National push to prevent dementia

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The brain is a dynamic organ running off nutrients and energy.  It runs most effectively when the nutrient mix contains the right mix of sugar, fat and insulin, just like our heart and muscles.  There is more and more scientific evidence showing that if the balance of nutrients isn't right, the brain may be altered in such a way that its engines will malfunction in the future, leading to cognitive decline and, in the worst case scenario, dementia. 

Our understanding of the role insulin plays in brain function is growing. Insulin seems to protect or promote health in the brain. People with insulin deficiency, such as seen in diabetes, are more at risk of developing cognitive decline and dementia, though much more research is needed to know whether this is due to insulin deficiency or, perhaps, the effects of other metabolic changes found in diabetes.  CHeBA is currently exploring this.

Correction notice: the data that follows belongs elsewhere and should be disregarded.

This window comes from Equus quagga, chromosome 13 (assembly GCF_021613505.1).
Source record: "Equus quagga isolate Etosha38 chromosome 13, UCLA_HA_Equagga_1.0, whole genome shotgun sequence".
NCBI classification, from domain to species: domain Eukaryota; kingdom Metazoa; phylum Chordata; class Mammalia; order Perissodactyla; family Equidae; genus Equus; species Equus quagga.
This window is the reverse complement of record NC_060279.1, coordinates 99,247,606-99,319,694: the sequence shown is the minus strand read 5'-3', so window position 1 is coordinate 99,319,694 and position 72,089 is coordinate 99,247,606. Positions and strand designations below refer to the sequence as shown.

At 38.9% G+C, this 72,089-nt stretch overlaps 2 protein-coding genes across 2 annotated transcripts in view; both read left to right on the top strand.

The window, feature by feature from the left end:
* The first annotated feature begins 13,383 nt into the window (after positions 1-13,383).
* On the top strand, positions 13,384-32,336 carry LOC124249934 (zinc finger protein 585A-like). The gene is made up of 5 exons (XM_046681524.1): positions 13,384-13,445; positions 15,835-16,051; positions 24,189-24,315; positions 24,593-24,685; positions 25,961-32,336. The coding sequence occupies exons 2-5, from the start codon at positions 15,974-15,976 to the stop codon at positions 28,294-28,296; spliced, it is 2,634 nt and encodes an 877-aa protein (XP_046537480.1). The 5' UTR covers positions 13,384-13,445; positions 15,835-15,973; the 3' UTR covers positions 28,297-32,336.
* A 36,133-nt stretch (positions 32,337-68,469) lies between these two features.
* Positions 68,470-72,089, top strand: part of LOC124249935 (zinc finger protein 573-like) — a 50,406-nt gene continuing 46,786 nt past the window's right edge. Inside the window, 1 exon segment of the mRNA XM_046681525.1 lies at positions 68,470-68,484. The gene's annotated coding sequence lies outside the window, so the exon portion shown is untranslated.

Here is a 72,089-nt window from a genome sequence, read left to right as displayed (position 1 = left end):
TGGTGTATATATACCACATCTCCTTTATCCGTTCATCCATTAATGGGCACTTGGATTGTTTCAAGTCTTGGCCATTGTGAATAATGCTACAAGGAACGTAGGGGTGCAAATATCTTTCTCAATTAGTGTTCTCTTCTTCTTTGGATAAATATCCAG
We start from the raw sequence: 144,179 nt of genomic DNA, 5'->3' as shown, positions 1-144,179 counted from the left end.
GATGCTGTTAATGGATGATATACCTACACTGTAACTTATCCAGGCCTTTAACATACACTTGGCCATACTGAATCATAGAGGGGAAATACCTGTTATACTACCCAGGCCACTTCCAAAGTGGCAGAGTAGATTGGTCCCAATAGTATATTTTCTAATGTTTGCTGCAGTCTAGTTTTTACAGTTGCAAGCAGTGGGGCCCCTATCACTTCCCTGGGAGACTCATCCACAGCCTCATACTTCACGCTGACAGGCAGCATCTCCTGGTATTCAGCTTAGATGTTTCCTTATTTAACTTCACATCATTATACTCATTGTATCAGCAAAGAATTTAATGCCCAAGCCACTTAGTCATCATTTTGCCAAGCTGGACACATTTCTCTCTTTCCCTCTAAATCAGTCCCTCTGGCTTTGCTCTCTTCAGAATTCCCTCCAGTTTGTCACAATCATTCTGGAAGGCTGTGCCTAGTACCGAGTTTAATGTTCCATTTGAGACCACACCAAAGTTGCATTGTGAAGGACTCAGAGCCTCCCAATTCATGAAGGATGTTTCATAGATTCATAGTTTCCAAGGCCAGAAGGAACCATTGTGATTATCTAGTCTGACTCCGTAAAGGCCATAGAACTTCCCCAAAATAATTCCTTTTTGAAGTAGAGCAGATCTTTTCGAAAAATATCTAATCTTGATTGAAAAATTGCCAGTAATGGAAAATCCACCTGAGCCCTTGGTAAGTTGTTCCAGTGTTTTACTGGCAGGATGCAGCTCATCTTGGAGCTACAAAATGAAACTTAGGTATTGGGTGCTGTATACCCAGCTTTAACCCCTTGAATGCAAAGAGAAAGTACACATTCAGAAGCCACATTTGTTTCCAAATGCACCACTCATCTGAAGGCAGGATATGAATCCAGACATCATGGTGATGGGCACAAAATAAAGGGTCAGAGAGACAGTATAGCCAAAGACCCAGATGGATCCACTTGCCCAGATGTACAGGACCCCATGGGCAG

Further, diet may affect brain in other ways, though the effects of different adverse nutrients, such as those found in junk food, including sugars such as sucrose, fructose and modified forms of these, in addition to fats, such as trans fats. excess nutrients will cause inflammation, which plays a significant role in diseases of ageing, such as heart disease. Inflammation is also considered to contribute to premature brain ageing.

Doctors have for a long time considered that health starts with the foods we choose to put in our mouths. As the case may be, it may be more about what we chose NOT to consume.

View CHeBA Collaborator, Professor Katherine Samaras, explaining the link between eating, obesity and disease:

Date Published: 
Monday, 17 September 2012
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